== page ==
That same old sales pitch will not work on the next generation of consumers. In fact, brands that rely on traditional marketing tactics are often perceived by millennials as too long, irrelevant, boring, and stupid. So marketers take note. If your advertising content is too “salesy,” you’re actually alienating millennials by giving them a negative customer experience.
The results of a recent study by NewsCred, a global leader in forward-looking marketing content and strategies, reveal that marketers can successfully build brand loyalty among millennials by generating content that is informative, authentic, meaningful, and actually relevant to the events in their lives.
The report titled, “The Millennial Mind: How Content Drives Brand Loyalty,” surveyed more than 500 U.S. millennials last fall. NewsCred found that over 60% of millennials viewed content positively when it was customized to their personal interests, was thought-provoking, and useful in helping them navigate their daily lives. This age group also likes to laugh. A full 70% said that they were likely to share content with their peers through social media if it was sufficiently humorous.
The simple fact is that millennials, a generation of young adults generally defined as those born between 1980 and 2000, are blitzed with more than 5,000 advertising messages every day. The tune-out factor is exceptionally high among this generation, and therefore, marketers must acutely engage millennials on their level to achieve brand loyalty.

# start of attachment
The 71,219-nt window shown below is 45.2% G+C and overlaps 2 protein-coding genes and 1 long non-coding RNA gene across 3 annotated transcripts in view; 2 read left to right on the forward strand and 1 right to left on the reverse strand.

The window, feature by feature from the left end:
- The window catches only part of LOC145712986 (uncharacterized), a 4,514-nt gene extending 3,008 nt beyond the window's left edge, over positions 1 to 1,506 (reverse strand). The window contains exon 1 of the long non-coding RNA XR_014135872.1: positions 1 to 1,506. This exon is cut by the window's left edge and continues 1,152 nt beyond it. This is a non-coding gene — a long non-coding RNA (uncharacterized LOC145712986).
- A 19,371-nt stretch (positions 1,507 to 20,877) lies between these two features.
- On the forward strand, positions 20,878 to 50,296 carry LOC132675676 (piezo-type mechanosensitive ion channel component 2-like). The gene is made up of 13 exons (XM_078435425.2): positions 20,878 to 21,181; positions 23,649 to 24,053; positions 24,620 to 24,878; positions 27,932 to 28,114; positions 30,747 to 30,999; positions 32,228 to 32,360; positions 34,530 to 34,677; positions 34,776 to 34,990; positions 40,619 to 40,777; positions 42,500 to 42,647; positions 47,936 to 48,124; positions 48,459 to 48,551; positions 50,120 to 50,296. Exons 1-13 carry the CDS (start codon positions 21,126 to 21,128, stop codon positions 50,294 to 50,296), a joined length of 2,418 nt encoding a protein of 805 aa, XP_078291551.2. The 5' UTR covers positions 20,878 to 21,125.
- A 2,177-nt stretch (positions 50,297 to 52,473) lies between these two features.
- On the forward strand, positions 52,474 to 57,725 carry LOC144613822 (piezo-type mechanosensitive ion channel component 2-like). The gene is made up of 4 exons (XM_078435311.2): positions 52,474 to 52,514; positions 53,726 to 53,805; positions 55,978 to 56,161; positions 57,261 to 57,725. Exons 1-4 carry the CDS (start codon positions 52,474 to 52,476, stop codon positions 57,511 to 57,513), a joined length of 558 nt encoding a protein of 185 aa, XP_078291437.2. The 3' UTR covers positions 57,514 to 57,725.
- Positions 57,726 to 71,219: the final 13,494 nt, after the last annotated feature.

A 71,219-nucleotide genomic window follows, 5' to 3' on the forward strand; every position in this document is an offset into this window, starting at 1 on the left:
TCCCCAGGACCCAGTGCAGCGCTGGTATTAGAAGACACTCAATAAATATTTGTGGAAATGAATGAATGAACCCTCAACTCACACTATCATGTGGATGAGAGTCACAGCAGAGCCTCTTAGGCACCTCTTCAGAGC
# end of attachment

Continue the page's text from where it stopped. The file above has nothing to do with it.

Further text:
“Millennials today value quality over quantity when it comes to content marketing,” Shafqat Islam, the CEO and co-founder of NewsCred, said in a release. “Millennials don’t want to have to work to find the value in a sea of sales messages. Brands can earn millennials’ trust, loyalty, and share of wallet with the right content – but they need to invest in being a helpful partner that respects the characteristics, interests, and qualities that make each millennial unique.”
Other key takeaways from the study show that nearly a quarter of millennials respond to a message when someone they respect delivers it; 62% said that they feel online content often encourages brand loyalty; and 77% thought that a great product does engender an affinity for the brand.
So if marketers can just hit the right notes, the potential to tap into the spending power of millennials, projected to be 1.4 trillion by 2020, is tremendous.